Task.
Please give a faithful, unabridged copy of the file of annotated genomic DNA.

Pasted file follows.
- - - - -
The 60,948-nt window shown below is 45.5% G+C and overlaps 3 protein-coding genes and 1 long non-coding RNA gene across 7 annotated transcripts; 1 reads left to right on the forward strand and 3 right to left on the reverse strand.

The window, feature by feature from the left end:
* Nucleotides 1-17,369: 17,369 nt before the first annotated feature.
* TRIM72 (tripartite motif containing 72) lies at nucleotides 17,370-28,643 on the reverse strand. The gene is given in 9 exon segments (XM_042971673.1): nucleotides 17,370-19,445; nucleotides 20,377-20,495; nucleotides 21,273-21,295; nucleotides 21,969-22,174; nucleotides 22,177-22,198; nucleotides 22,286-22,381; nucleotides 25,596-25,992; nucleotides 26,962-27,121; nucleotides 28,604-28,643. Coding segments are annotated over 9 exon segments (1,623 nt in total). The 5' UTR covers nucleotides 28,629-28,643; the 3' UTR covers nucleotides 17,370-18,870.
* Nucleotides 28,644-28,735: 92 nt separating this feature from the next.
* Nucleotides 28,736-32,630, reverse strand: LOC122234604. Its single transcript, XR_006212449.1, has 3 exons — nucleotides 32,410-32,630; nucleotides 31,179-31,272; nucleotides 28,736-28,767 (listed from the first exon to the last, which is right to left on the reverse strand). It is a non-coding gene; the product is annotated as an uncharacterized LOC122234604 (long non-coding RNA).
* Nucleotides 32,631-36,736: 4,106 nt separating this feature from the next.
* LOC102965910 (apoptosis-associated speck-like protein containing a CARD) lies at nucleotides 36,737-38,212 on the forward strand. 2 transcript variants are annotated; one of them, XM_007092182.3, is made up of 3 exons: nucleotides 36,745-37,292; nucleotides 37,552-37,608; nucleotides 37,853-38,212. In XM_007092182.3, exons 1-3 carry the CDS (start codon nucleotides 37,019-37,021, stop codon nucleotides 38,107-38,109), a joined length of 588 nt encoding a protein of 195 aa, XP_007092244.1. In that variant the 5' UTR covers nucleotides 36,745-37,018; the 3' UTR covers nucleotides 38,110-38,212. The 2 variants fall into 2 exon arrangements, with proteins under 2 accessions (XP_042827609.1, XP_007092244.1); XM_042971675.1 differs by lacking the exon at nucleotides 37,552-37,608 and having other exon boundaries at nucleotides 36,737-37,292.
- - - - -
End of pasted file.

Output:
The 60,948-nt window shown below is 45.5% G+C and overlaps 3 protein-coding genes and 1 long non-coding RNA gene across 7 annotated transcripts; 1 reads left to right on the forward strand and 3 right to left on the reverse strand.

The window, feature by feature from the left end:
* Nucleotides 1-17,369: 17,369 nt before the first annotated feature.
* TRIM72 (tripartite motif containing 72) lies at nucleotides 17,370-28,643 on the reverse strand. The gene is given in 9 exon segments (XM_042971673.1): nucleotides 17,370-19,445; nucleotides 20,377-20,495; nucleotides 21,273-21,295; nucleotides 21,969-22,174; nucleotides 22,177-22,198; nucleotides 22,286-22,381; nucleotides 25,596-25,992; nucleotides 26,962-27,121; nucleotides 28,604-28,643. Coding segments are annotated over 9 exon segments (1,623 nt in total). The 5' UTR covers nucleotides 28,629-28,643; the 3' UTR covers nucleotides 17,370-18,870.
* Nucleotides 28,644-28,735: 92 nt separating this feature from the next.
* Nucleotides 28,736-32,630, reverse strand: LOC122234604. Its single transcript, XR_006212449.1, has 3 exons — nucleotides 32,410-32,630; nucleotides 31,179-31,272; nucleotides 28,736-28,767 (listed from the first exon to the last, which is right to left on the reverse strand). It is a non-coding gene; the product is annotated as an uncharacterized LOC122234604 (long non-coding RNA).
* Nucleotides 32,631-36,736: 4,106 nt separating this feature from the next.
* LOC102965910 (apoptosis-associated speck-like protein containing a CARD) lies at nucleotides 36,737-38,212 on the forward strand. 2 transcript variants are annotated; one of them, XM_007092182.3, is made up of 3 exons: nucleotides 36,745-37,292; nucleotides 37,552-37,608; nucleotides 37,853-38,212. In XM_007092182.3, exons 1-3 carry the CDS (start codon nucleotides 37,019-37,021, stop codon nucleotides 38,107-38,109), a joined length of 588 nt encoding a protein of 195 aa, XP_007092244.1. In that variant the 5' UTR covers nucleotides 36,745-37,018; the 3' UTR covers nucleotides 38,110-38,212. The 2 variants fall into 2 exon arrangements, with proteins under 2 accessions (XP_042827609.1, XP_007092244.1); XM_042971675.1 differs by lacking the exon at nucleotides 37,552-37,608 and having other exon boundaries at nucleotides 36,737-37,292.